Vaughn Irons, principal for Stonecrest Resorts and the project’s developer, told a crowd of elected officials Thursday morning that the aquarium’s opening is a delivered promise to the residents who want more entertainment options in their city.
“SeaQuest was one of the first things we tried, and now it’s one of the first things that we have delivered,” Irons said as a hungry, green-winged macaw squawked in the background. (The bird named Scarlet was soon fed by plenty of attendees.)
SeaQuest bills itself as an “educational land and sea adventure” with hands-on attractions and exhibits. The Stonecrest aquarium is the company’s 10th — and largest — location in the country. Most locations are within shopping malls.
Irons bragged that it would generate $40 million of economic impact and will increase sales at the mall by 30% within its first year. The aquarium also employs 54 people with an annual payroll of roughly $1.3 million.
The city purchased the shuttered Sears in 2019 with plans of turning it into a public safety hub, but that vision was abandoned in favor of providing an entertainment venue for residents. Over the summer, the city’s Urban Redevelopment Agency sold the 15.1-acre parcel to Stonecrest Resorts for about $2.1 million to develop the SeaQuest location.
“We are truly excited about the impact that it will have on our local economy,” Councilwoman Jazzmin Cobble, who is also the chair of the URA, said Thursday. “We are excited for the families and friends and visitors to Stonecrest to have yet another great attraction to enjoy.”
Stonecrest, a city founded in 2017, is home to Arabia Mountain, the Mall at Stonecrest and the historic Flat Rock community. However, Irons said residents, including himself, often have to travel to Atlanta for unique entertainment options.
“I get tired of taking all my guests 20 miles downtown into Atlanta to show off,” Irons said. “So I say we need to be able to have things in this community that we can spend the whole weekend showing off.”
Grant Williams III, general manager of SeaQuest at Stonecrest, said the aquarium caters heavily to families and children, offering interactive exhibits, bouncy castles and a space for birthday parties. Williams said he’s already seen the affect it has on children.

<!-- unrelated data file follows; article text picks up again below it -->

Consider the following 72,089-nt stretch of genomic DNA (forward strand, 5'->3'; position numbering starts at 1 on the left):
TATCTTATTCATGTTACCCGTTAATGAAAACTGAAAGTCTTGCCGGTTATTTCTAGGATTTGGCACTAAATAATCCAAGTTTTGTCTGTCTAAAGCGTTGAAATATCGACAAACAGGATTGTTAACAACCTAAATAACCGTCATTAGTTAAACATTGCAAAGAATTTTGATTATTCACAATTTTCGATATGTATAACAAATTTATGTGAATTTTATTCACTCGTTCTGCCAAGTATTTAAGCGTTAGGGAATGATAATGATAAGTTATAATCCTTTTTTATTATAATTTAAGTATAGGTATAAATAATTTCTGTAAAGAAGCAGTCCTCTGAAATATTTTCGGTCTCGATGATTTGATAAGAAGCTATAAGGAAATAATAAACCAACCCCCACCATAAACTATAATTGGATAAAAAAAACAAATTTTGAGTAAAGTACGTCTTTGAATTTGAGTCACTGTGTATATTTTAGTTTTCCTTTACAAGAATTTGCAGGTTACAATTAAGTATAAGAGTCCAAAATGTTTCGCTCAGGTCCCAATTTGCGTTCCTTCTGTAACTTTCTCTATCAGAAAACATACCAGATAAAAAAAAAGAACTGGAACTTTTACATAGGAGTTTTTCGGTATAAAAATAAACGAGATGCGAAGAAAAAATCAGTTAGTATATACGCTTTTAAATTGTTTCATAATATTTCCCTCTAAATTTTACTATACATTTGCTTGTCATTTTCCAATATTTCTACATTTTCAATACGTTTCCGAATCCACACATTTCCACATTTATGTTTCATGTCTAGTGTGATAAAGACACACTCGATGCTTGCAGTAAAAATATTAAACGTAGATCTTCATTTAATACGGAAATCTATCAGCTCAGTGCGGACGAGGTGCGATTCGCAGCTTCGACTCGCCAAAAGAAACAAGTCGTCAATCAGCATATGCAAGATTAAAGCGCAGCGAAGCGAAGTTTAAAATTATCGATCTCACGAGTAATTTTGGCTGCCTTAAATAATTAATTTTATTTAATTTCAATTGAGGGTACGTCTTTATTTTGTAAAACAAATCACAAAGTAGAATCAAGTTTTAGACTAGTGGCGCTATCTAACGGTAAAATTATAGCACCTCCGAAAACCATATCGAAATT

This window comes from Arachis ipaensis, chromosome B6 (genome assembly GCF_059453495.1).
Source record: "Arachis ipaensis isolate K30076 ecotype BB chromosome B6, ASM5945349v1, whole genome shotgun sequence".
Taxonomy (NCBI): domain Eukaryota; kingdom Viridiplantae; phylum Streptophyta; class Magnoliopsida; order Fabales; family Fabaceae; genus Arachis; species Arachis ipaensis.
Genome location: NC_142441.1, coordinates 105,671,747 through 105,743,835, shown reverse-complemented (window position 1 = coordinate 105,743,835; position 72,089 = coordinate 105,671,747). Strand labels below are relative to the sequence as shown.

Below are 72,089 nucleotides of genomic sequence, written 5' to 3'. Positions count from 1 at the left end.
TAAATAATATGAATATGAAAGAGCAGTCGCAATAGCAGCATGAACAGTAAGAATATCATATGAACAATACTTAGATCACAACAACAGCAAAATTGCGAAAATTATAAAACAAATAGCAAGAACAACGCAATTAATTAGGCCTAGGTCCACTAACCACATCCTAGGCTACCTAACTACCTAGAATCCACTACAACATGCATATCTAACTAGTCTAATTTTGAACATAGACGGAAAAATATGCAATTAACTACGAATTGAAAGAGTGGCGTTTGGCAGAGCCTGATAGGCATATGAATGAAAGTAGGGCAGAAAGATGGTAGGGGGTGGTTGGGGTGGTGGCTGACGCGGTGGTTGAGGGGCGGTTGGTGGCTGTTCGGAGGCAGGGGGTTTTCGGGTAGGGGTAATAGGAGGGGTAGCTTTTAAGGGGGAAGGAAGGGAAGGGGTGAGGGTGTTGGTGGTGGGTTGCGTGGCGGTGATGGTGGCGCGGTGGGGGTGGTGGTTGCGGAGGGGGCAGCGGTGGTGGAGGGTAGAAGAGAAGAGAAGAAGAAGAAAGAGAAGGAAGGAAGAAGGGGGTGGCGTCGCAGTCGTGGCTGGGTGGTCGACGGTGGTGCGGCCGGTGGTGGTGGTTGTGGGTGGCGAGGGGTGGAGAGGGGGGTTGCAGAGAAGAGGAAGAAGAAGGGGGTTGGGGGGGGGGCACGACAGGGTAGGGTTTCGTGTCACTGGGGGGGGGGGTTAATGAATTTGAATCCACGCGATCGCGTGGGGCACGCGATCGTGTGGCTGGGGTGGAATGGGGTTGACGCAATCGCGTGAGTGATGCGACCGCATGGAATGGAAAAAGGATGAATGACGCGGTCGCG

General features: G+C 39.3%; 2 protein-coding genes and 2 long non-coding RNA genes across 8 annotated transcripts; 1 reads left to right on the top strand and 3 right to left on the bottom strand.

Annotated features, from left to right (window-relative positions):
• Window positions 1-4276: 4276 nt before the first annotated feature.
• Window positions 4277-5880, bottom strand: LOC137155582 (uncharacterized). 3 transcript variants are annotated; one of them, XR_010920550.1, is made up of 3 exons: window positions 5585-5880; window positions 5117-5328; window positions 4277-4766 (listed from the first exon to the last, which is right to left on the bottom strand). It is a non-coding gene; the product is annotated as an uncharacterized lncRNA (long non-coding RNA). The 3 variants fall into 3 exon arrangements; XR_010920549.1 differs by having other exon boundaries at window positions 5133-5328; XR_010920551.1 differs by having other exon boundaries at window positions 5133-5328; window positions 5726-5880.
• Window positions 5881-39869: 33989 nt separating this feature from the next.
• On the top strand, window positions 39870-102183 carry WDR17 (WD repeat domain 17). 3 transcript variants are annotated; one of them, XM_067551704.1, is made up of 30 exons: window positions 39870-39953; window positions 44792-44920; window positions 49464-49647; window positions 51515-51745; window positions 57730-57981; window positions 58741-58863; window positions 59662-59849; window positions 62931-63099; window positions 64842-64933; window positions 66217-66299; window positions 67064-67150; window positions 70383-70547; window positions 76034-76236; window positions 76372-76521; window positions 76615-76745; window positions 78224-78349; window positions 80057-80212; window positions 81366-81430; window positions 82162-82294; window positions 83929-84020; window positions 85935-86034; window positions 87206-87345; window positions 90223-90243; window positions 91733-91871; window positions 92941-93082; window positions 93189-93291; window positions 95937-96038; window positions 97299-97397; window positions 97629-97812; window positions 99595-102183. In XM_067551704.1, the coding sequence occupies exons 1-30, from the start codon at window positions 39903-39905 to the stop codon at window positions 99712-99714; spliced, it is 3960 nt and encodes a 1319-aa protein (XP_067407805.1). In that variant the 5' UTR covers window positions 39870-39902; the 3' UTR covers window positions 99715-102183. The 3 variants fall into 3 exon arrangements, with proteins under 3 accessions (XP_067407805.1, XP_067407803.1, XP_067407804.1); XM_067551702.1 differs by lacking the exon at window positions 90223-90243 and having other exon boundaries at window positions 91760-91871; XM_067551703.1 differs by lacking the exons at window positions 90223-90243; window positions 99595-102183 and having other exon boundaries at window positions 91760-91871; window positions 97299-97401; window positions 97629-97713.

“I want to see how we can make a difference in the lives of some young people,” he said. “... the look on the children’s faces, I knew we were creating an experience that they would carry for the rest of their lives.”
With 1,200 species of animals from five continents, SeaQuest offers exhibits varying from sting ray tanks to hopping wallabies. The aquarium plans to become a frequent school trip spot for local children, and teachers get free admission.
Tammy O’Shields, SeaQuest at Stonecrest’s assistant general manager, said she’s seen how hands-on activities help children learn through her own 11-year-old daughter.
“She doesn’t absorb information unless she’s interacting with something,” O’Shields said. “They get to touch the animals, and that’s how children learn and fall in love with animals. That’s how they learn about conservation.”
The aquarium’s grand opening is Friday and Saturday, but it’s held soft openings since Tuesday to allow staff to ease into their roles with smaller crowds.
Admission starts at $12.99 for children and $18.99 for adults. Annual passports cost $49.99. Patrons can also purchase tokens to use for specific interactive exhibits or to purchase food to feed animals. For more information, visit stonecrest.visitseaquest.com.